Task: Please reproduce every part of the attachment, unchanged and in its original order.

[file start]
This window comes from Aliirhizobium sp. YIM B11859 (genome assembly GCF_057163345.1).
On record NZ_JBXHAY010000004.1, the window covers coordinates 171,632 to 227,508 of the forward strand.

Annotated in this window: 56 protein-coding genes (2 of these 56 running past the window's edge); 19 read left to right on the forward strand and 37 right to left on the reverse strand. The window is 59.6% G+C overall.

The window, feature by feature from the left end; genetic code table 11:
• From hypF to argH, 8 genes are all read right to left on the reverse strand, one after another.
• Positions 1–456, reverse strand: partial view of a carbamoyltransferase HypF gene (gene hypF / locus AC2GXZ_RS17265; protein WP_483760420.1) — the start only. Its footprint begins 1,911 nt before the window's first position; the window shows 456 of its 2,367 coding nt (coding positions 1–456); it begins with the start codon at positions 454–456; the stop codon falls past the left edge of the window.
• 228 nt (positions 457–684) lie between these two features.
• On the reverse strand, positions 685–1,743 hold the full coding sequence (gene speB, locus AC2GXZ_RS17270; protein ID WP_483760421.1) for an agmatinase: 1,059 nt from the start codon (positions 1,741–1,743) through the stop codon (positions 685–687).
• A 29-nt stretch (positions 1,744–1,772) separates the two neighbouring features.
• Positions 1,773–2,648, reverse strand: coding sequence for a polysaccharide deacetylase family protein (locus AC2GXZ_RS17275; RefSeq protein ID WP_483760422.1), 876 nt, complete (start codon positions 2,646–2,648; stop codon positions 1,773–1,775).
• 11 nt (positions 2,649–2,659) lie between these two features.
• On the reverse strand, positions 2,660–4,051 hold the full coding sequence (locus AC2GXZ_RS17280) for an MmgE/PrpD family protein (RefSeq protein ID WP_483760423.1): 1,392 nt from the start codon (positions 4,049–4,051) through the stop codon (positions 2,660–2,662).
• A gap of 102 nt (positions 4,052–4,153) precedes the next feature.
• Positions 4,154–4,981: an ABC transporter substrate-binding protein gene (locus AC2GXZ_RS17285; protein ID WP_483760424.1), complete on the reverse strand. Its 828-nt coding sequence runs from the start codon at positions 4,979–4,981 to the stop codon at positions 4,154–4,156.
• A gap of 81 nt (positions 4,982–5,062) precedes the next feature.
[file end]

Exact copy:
This window comes from Aliirhizobium sp. YIM B11859 (genome assembly GCF_057163345.1).
On record NZ_JBXHAY010000004.1, the window covers coordinates 171,632 to 227,508 of the forward strand.

Annotated in this window: 56 protein-coding genes (2 of these 56 running past the window's edge); 19 read left to right on the forward strand and 37 right to left on the reverse strand. The window is 59.6% G+C overall.

The window, feature by feature from the left end; genetic code table 11:
• From hypF to argH, 8 genes are all read right to left on the reverse strand, one after another.
• Positions 1–456, reverse strand: partial view of a carbamoyltransferase HypF gene (gene hypF / locus AC2GXZ_RS17265; protein WP_483760420.1) — the start only. Its footprint begins 1,911 nt before the window's first position; the window shows 456 of its 2,367 coding nt (coding positions 1–456); it begins with the start codon at positions 454–456; the stop codon falls past the left edge of the window.
• 228 nt (positions 457–684) lie between these two features.
• On the reverse strand, positions 685–1,743 hold the full coding sequence (gene speB, locus AC2GXZ_RS17270; protein ID WP_483760421.1) for an agmatinase: 1,059 nt from the start codon (positions 1,741–1,743) through the stop codon (positions 685–687).
• A 29-nt stretch (positions 1,744–1,772) separates the two neighbouring features.
• Positions 1,773–2,648, reverse strand: coding sequence for a polysaccharide deacetylase family protein (locus AC2GXZ_RS17275; RefSeq protein ID WP_483760422.1), 876 nt, complete (start codon positions 2,646–2,648; stop codon positions 1,773–1,775).
• 11 nt (positions 2,649–2,659) lie between these two features.
• On the reverse strand, positions 2,660–4,051 hold the full coding sequence (locus AC2GXZ_RS17280) for an MmgE/PrpD family protein (RefSeq protein ID WP_483760423.1): 1,392 nt from the start codon (positions 4,049–4,051) through the stop codon (positions 2,660–2,662).
• A gap of 102 nt (positions 4,052–4,153) precedes the next feature.
• Positions 4,154–4,981: an ABC transporter substrate-binding protein gene (locus AC2GXZ_RS17285; protein ID WP_483760424.1), complete on the reverse strand. Its 828-nt coding sequence runs from the start codon at positions 4,979–4,981 to the stop codon at positions 4,154–4,156.
• A gap of 81 nt (positions 4,982–5,062) precedes the next feature.